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Reprod Biomed Online. 2012 Sep;25(3):307-14. doi: 10.1016/j.rbmo.2012.05.002. Epub 2012 May 23.

Relationship between varicocele and sperm DNA damage and the effect of varicocele repair: a meta-analysis.

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1
Department of Urologic Surgery, The Second Affiliated Hospital of Chongqing Medical University, Chongqing, China.

Abstract

Varicocele, a cause of male infertility, occurs in nearly 40% of infertile males. It has been postulated that varicoceles may cause sperm DNA damage. Sperm DNA integrity has been recognized as one of the important determinants of normal fertilization and embryo growth in natural and assisted conception. Eighty-three human studies were identified after an extensive literature search involving the role of varicoceles in sperm DNA damage. Of the 83 studies, 12 were selected that measured similar types of reactive sperm DNA damage. Seven studies determined the damage of sperm DNA in varicocele-associated patients and six studies evaluated the efficacy of varicocelectomy. One study was a duplicate because both outcomes were included. Data were analysed using RevMan software. The overall estimate showed that patients with varicoceles have significantly higher sperm DNA damage than controls, with a mean difference of 9.84% (95% CI 9.19 to 10.49; P<0.00001). A varicocelectomy can improve sperm DNA integrity, with a mean difference of -3.37% (95% CI -4.09 to -2.65; P<0.00001). In conclusion, there is increased sperm DNA damage in patients with varicoceles and varicocelectomy may be a possible treatment; however, more studies with appropriate controls are needed to confirm this finding. A varicocele is an important cause of male infertility and occurs in nearly 40% of infertile males. The recent understanding of the effect of varicoceles in male reproduction has led some researchers to postulate varicoceles as the possible cause of sperm DNA damage. Eighty-three human studies were identified after an extensive literature search involving the role of varicoceles in sperm DNA damage. Of the 83 studies, 12 were selected that measured similar types of reactive sperm DNA damage by a similar method. Seven studies determined the damage of sperm DNA in varicocele-associated patients and six studies evaluated the efficacy of varicocelectomy. One study was a duplicate because both outcomes were included. The data were then entered in the RevMan software for analysis. The overall estimate showed that patients with varicoceles have significantly higher sperm DNA damage than controls, with a mean difference of 9.84% (95% CI 9.19 to 10.49; P<0.00001). A varicocelectomy can improve sperm DNA integrity, with a mean difference of -3.37% (95% CI -4.09 to -2.65; P<0.00001). Based on the results, it can be concluded that there is increased sperm DNA damage in patients with varicoceles and that varicocelectomy may be a possible treatment; however, more studies with appropriate controls are needed to confirm this finding.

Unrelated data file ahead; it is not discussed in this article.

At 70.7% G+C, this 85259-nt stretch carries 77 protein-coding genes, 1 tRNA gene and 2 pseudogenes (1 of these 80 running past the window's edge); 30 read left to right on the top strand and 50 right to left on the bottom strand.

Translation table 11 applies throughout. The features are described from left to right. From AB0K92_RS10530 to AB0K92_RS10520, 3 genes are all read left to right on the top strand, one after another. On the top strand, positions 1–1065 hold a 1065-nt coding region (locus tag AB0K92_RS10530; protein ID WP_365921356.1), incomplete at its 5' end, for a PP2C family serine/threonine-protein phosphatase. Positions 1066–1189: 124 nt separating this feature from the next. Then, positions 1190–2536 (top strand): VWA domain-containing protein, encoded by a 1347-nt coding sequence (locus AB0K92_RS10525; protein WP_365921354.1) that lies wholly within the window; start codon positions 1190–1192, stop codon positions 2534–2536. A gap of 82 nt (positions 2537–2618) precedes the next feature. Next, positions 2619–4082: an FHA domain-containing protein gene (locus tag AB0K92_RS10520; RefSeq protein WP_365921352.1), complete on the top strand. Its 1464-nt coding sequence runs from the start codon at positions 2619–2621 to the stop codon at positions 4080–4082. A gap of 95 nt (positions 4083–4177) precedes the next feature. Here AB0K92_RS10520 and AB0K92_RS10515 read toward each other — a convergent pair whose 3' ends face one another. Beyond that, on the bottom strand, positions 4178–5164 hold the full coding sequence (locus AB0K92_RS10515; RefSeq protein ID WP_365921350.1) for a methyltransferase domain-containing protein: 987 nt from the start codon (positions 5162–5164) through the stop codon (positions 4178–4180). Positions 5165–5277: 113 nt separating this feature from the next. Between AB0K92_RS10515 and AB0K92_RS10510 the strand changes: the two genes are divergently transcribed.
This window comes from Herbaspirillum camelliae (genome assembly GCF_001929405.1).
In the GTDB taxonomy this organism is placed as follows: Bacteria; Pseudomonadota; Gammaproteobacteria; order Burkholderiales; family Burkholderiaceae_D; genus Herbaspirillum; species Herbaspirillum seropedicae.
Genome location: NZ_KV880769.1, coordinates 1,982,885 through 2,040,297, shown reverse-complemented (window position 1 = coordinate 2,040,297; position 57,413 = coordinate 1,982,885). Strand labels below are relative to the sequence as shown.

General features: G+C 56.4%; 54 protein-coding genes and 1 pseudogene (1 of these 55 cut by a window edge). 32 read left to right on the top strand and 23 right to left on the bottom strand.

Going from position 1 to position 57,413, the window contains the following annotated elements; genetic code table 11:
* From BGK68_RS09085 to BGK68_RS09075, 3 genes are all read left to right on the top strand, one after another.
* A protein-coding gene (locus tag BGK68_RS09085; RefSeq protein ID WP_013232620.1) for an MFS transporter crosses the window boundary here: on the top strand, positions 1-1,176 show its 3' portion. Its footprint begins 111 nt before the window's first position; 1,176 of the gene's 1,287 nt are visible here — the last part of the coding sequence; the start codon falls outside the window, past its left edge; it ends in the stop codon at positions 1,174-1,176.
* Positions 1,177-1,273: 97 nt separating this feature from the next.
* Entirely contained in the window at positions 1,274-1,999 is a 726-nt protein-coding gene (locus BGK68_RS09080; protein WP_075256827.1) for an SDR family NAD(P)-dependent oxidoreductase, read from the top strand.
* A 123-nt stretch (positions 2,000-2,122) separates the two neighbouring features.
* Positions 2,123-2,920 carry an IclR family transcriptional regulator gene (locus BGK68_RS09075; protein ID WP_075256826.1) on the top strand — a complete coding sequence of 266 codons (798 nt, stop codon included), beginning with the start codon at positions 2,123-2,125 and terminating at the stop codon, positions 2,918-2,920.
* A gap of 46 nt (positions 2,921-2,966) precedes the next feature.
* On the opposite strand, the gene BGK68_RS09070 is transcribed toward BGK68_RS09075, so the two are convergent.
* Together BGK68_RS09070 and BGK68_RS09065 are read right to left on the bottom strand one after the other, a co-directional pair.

PMID:
22809864
DOI:
10.1016/j.rbmo.2012.05.002
[Indexed for MEDLINE]

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